Fair warning, I really like classical literature, but ended up moving to philosophy for my doctorate. I think the field of classical literature has kind of stagnated in a lot of ways.

 

 

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lgw28

Wow I definitely didn't anticipate that! Do you have any suggestions for programs? Outside of China is okay too. I'm just trying to get as much information and do as much research as possible before making any concrete decisions. This thread has been super helpful!

1 hour ago, 洋人丹 said:

Fair warning, I really like classical literature, but ended up moving to philosophy for my doctorate. I think the field of classical literature has kind of stagnated in a lot of ways.

Thanks for the warning! I have sort of talked to my Classical Chinese professor about this as well. She said that (for job-security) studying pre-modern texts is the best way to go. That was unfortunate for her because she focused on Tang poetry. She did express some of her frustrations that the field operated like this and I understand her concerns. Of course, I'm not sure if she was only speaking about the field in America or in general.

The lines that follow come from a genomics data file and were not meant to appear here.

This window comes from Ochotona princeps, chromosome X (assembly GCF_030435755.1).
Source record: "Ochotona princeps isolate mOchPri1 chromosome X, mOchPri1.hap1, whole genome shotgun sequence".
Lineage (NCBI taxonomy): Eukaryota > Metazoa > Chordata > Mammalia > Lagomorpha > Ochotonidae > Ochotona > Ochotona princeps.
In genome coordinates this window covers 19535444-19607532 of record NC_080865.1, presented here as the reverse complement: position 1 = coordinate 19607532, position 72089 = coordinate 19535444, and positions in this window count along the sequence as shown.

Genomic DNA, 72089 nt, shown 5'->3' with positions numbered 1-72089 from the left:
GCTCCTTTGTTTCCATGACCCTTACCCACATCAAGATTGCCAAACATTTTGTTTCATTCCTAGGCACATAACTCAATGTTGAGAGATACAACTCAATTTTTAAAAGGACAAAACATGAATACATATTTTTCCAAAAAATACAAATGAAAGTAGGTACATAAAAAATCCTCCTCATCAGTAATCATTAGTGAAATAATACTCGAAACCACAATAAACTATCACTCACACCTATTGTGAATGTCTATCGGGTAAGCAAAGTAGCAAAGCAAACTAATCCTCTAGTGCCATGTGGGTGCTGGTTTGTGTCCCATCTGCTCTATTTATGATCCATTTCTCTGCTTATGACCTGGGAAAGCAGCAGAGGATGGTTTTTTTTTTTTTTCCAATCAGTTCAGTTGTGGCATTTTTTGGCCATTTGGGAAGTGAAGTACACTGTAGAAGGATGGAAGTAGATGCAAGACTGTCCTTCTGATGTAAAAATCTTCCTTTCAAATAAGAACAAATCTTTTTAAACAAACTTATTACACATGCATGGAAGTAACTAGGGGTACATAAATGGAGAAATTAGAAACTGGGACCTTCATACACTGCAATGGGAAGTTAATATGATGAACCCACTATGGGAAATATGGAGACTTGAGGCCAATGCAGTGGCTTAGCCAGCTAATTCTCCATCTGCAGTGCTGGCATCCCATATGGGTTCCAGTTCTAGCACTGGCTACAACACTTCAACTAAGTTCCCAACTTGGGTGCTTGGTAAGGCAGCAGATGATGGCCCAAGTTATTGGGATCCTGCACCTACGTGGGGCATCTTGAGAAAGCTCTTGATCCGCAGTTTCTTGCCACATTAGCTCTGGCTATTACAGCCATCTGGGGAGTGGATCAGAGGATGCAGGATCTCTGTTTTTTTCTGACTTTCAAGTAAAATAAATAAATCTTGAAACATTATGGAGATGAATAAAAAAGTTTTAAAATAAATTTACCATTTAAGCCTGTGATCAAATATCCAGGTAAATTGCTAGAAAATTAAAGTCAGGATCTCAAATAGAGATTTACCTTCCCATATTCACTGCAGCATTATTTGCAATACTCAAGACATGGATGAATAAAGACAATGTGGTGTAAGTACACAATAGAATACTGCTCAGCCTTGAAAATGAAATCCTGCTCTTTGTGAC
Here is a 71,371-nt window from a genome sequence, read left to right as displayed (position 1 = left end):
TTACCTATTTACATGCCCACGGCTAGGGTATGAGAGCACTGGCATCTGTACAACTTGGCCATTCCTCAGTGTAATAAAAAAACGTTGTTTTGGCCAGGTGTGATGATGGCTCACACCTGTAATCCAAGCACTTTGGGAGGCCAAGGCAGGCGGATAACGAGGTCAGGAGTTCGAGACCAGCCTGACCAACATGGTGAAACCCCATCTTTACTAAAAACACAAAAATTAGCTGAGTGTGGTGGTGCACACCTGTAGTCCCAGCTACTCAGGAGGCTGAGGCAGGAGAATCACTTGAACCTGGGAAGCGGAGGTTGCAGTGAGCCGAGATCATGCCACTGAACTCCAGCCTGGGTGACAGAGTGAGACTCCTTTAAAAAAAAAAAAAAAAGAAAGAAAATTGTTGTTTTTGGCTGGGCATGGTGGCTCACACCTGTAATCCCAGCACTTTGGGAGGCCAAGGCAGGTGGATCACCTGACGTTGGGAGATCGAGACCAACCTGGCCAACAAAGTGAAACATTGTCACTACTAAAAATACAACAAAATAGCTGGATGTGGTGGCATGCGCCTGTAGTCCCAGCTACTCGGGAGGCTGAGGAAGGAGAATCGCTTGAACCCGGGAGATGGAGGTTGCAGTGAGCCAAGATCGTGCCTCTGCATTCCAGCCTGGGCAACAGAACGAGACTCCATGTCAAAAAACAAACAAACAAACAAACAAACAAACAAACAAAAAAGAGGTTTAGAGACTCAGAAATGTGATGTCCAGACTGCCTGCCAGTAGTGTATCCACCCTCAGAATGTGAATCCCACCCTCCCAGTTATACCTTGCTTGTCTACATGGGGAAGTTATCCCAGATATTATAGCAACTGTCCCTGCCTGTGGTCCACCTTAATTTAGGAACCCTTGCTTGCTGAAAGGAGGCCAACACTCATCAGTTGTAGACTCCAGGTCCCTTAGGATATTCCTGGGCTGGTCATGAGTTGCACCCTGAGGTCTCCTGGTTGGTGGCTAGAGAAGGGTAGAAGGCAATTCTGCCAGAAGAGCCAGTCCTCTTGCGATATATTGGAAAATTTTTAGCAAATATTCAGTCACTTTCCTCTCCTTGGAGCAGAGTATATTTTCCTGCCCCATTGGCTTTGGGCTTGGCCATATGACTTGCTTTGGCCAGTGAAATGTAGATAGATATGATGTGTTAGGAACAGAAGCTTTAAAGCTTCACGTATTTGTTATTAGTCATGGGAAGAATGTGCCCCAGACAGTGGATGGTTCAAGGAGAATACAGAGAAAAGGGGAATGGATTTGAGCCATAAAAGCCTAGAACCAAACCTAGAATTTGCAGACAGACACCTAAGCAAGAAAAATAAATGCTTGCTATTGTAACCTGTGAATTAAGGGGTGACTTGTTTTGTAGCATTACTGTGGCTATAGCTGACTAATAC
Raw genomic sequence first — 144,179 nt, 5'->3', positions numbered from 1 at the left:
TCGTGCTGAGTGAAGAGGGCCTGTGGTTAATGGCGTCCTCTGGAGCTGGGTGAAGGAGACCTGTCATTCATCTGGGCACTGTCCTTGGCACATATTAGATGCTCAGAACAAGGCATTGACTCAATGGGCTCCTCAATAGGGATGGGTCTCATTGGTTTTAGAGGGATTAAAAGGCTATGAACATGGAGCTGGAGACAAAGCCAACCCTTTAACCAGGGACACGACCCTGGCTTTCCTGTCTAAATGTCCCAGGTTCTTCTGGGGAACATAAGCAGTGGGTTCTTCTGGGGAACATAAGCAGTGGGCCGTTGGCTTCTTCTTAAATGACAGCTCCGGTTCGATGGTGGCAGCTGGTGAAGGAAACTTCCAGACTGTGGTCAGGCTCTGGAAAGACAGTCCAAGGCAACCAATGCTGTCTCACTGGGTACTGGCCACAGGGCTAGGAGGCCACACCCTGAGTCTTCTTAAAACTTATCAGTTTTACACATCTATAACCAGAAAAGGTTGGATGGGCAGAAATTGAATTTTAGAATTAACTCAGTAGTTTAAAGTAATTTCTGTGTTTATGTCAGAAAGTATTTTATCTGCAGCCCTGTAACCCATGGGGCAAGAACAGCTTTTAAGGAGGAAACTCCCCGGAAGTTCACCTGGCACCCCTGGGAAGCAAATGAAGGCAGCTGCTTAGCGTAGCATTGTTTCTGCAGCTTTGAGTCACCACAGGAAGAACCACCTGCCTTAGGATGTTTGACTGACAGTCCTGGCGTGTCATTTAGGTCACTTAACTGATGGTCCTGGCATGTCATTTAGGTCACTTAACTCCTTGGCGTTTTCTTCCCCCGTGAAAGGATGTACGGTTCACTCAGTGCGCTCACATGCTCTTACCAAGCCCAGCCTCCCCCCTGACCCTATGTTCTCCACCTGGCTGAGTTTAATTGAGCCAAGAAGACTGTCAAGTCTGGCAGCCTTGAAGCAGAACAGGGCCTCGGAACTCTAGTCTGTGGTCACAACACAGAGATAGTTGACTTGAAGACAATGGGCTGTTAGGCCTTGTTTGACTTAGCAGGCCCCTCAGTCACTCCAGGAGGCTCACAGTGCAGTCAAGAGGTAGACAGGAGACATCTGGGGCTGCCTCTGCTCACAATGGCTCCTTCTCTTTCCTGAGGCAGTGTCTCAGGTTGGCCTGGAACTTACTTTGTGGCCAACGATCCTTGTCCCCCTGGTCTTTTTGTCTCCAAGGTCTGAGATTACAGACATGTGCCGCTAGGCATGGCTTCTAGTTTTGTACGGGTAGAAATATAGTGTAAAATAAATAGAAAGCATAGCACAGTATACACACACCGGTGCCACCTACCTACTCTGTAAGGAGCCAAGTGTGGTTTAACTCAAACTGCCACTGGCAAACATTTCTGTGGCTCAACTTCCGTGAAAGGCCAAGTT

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洋人丹

 

I'm not so sure about outside of China (I've lived in China for my entire adult life so I don't know much about how many things are in the US now), but I imagine there aren't actual degrees in "Modern Chinese literature" or "ancient Chinese literature" like there are in China. Would it generally fall under comparative literature or "Asian Studies"? I honestly don't know and am curious.

 

I wouldn't say that studying pre-modern texts is the only way to go. There is plenty of research on modern and contemporary literature, particularly in China. It's in most ways a much more vibrant field than ancient literature. 

 

My issues with ancient literature as a field is more methodological than anything else. It often feels like there isn't much new happening. There are a lot of conclusions and narratives (and methodologies) that have been basically unchanged for the past 30-40 years.